Public exposure of SAS soldier Willie Apiata, who was given the Victoria Cross, adversely impacted his "operational capabilities" when he was redeployed to Afghanistan, the Operation Burnham inquiry has heard.
The hearing in Wellington had focused on how to deal with classified information and confidential sources when the inquiry itself begins.
In submitting for the NZDF, lawyer Paul Radich QC spoke of the need to protect the interests of soldiers in the SAS, who were highly specialised and carried out covert and clandestine operations.
He was asked what impact winning the Victoria Cross in 2007 had had on Willie Apiata - and responded it was negative.
The inquiry was launched by the government following allegations in the book Hit & Run by journalists Nicky Hager and Jon Stephenson that six people were killed and 15 injured in an SAS raid in Afghanistan in 2010.
The authors, media organisations, and villagers affected by Operation Burnham want the inquiry to be held in public.
Earlier today, Mr Stephenson's lawyer Davey Salmon said while the words "military secrecy" sounded glamorous, the battle happened eight years ago.
"These issues are publicly important, but not actually of great sensitivity in the large part. The points that are sensitive can be dealt with case by case."
He said when necessary the public and lawyers could be excluded, for example if a witness needed to be protected, but dividing the inquiry into public hearings and private hearings would be a distraction.
Crown lawyer Aaron Martin said the most efficient way for the inquiry to proceed was for material to be looked at by the panel, and decisions made on how it would be treated.
Mr Martin said revealing too much could endanger New Zealand's security.
Foreign partnerships were important in allowing the country to fulfil its role in the world, particularly concerning security.
He said for every report New Zealand made available to another foreign agency, it got 70 in return, gaining significant value from such arrangements.
On Wednesday, the first day of the hearing, a lawyer for villagers argued the inquiry needed to look at whether the Defence Force had breached international laws. Legal action brought by the villagers had been discontinued once the inquiry was announced, lawyer Deborah Manning said.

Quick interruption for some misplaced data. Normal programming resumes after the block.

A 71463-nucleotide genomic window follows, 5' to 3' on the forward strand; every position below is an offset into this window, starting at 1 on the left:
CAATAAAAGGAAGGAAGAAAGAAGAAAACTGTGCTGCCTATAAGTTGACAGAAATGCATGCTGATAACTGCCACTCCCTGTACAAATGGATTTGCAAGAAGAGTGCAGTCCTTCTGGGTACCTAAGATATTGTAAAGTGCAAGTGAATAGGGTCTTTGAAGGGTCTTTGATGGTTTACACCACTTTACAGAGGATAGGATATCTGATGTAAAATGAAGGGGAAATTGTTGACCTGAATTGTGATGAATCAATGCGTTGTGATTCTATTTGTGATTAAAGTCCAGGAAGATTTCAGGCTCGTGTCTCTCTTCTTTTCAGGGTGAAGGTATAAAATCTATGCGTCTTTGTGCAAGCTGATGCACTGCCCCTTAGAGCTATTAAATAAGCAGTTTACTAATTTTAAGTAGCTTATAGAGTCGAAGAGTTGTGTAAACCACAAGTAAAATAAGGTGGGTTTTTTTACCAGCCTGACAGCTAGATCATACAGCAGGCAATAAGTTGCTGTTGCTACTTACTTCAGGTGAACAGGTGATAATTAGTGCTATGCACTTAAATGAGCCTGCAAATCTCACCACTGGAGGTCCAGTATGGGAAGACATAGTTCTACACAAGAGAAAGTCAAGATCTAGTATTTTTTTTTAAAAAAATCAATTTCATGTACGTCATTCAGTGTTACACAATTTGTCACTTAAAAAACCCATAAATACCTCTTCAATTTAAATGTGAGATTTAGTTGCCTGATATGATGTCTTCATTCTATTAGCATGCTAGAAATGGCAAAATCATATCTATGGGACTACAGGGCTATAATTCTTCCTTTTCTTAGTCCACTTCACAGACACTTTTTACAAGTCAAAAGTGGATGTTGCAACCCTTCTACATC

But Mr Martin said it was not part of the inquiry's terms of reference to look into whether the human right to life had been breached.
Civil or criminal action could come out of the inquiry depending on what was found, he said, however the inquiry's investigation itself was not that kind of proceeding.
Sir Geoffrey Palmer, who along with former Supreme Court judge Sir Terence Arnold is heading the inquiry, responded that the investigation would have to look at whether the law of armed conflict was followed.
Mr Martin agreed complex law would be covered during the inquiry.
The Defence Force will have relevant material to the inquiry by the end of February, its lawyer Paul Radich QC said.
Concerns had been raised during the hearing into how classified information would be dealt with during the inquiry, and that of the 17,000 documents identified by NZDF as being relevant, the inquiry had only received 324.
Mr Radich said the documents already sent through were the most important.
Responding to further concerns that the Defence Force was deciding what to reveal to the inquiry, Mr Radich said taking into account security interests and the like, nothing relevant would be withheld.
Care needed to be taken when it came to protecting members of the SAS, people who had highly specialised capability, and whose tactics differed from conventional forces, and included covert and clandestine operations, he said.
"The importance of the anonymity of them underlies the essence of the service itself."
Mr Radich said SAS numbers were small, and redeploying people, if they were involved in a more open inquiry, would be difficult. It was important to protect their safety and wellness, and that of their family.
The lawyer representing media organisations NZME, Stuff, TVNZ, Mediaworks, RNZ and Bauer Media, said the media acted as a conduit between court proceedings, and the public.
Alan Ringwood said few people would be able to get to the hearings of the inquiry.
He said the payback from having an open inquiry was that there would be public confidence in the process.
If the public was losing confidence in the Defence Force and allegations were affecting its reputation, it was important there was public confidence in the inquiry, and that's what open justice would allow.
In closing the hearing, Sir Terence Arnold said he hoped a ruling would be made before Christmas, but as there was a lot of ground to cover it might not be possible to do so.